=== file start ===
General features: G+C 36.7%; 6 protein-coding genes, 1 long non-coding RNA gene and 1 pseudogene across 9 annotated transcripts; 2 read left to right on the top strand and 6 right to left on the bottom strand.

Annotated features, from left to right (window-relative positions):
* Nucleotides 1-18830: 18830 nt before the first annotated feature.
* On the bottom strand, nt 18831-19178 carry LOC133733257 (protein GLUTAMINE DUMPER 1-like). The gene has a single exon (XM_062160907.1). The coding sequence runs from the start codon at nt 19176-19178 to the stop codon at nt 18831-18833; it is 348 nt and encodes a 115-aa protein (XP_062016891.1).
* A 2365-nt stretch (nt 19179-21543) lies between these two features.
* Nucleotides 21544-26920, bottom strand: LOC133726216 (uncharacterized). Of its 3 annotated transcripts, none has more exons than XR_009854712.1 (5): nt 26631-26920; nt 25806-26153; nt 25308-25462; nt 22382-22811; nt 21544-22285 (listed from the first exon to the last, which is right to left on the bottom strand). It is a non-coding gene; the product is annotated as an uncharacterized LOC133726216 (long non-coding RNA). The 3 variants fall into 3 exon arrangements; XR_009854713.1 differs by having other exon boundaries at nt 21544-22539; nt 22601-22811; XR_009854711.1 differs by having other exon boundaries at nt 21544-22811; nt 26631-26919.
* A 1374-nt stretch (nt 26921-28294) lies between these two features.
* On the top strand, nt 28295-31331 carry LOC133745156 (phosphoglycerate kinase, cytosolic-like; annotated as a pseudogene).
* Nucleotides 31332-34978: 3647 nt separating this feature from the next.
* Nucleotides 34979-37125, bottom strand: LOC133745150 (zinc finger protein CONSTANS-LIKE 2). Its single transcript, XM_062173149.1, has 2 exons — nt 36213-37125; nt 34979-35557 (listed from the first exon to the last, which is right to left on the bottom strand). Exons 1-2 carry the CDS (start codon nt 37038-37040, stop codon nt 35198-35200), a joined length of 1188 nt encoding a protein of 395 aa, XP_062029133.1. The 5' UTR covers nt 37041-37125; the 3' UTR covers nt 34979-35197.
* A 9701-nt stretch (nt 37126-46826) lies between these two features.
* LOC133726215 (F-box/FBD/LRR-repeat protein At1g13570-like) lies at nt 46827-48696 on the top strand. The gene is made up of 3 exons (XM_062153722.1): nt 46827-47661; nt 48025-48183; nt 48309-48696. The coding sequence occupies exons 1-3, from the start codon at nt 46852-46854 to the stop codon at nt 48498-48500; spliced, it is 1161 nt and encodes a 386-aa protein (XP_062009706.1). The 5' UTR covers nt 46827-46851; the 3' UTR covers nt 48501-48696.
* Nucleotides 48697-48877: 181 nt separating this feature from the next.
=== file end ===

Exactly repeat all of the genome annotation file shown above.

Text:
General features: G+C 36.7%; 6 protein-coding genes, 1 long non-coding RNA gene and 1 pseudogene across 9 annotated transcripts; 2 read left to right on the top strand and 6 right to left on the bottom strand.

Annotated features, from left to right (window-relative positions):
* Nucleotides 1-18830: 18830 nt before the first annotated feature.
* On the bottom strand, nt 18831-19178 carry LOC133733257 (protein GLUTAMINE DUMPER 1-like). The gene has a single exon (XM_062160907.1). The coding sequence runs from the start codon at nt 19176-19178 to the stop codon at nt 18831-18833; it is 348 nt and encodes a 115-aa protein (XP_062016891.1).
* A 2365-nt stretch (nt 19179-21543) lies between these two features.
* Nucleotides 21544-26920, bottom strand: LOC133726216 (uncharacterized). Of its 3 annotated transcripts, none has more exons than XR_009854712.1 (5): nt 26631-26920; nt 25806-26153; nt 25308-25462; nt 22382-22811; nt 21544-22285 (listed from the first exon to the last, which is right to left on the bottom strand). It is a non-coding gene; the product is annotated as an uncharacterized LOC133726216 (long non-coding RNA). The 3 variants fall into 3 exon arrangements; XR_009854713.1 differs by having other exon boundaries at nt 21544-22539; nt 22601-22811; XR_009854711.1 differs by having other exon boundaries at nt 21544-22811; nt 26631-26919.
* A 1374-nt stretch (nt 26921-28294) lies between these two features.
* On the top strand, nt 28295-31331 carry LOC133745156 (phosphoglycerate kinase, cytosolic-like; annotated as a pseudogene).
* Nucleotides 31332-34978: 3647 nt separating this feature from the next.
* Nucleotides 34979-37125, bottom strand: LOC133745150 (zinc finger protein CONSTANS-LIKE 2). Its single transcript, XM_062173149.1, has 2 exons — nt 36213-37125; nt 34979-35557 (listed from the first exon to the last, which is right to left on the bottom strand). Exons 1-2 carry the CDS (start codon nt 37038-37040, stop codon nt 35198-35200), a joined length of 1188 nt encoding a protein of 395 aa, XP_062029133.1. The 5' UTR covers nt 37041-37125; the 3' UTR covers nt 34979-35197.
* A 9701-nt stretch (nt 37126-46826) lies between these two features.
* LOC133726215 (F-box/FBD/LRR-repeat protein At1g13570-like) lies at nt 46827-48696 on the top strand. The gene is made up of 3 exons (XM_062153722.1): nt 46827-47661; nt 48025-48183; nt 48309-48696. The coding sequence occupies exons 1-3, from the start codon at nt 46852-46854 to the stop codon at nt 48498-48500; spliced, it is 1161 nt and encodes a 386-aa protein (XP_062009706.1). The 5' UTR covers nt 46827-46851; the 3' UTR covers nt 48501-48696.
* Nucleotides 48697-48877: 181 nt separating this feature from the next.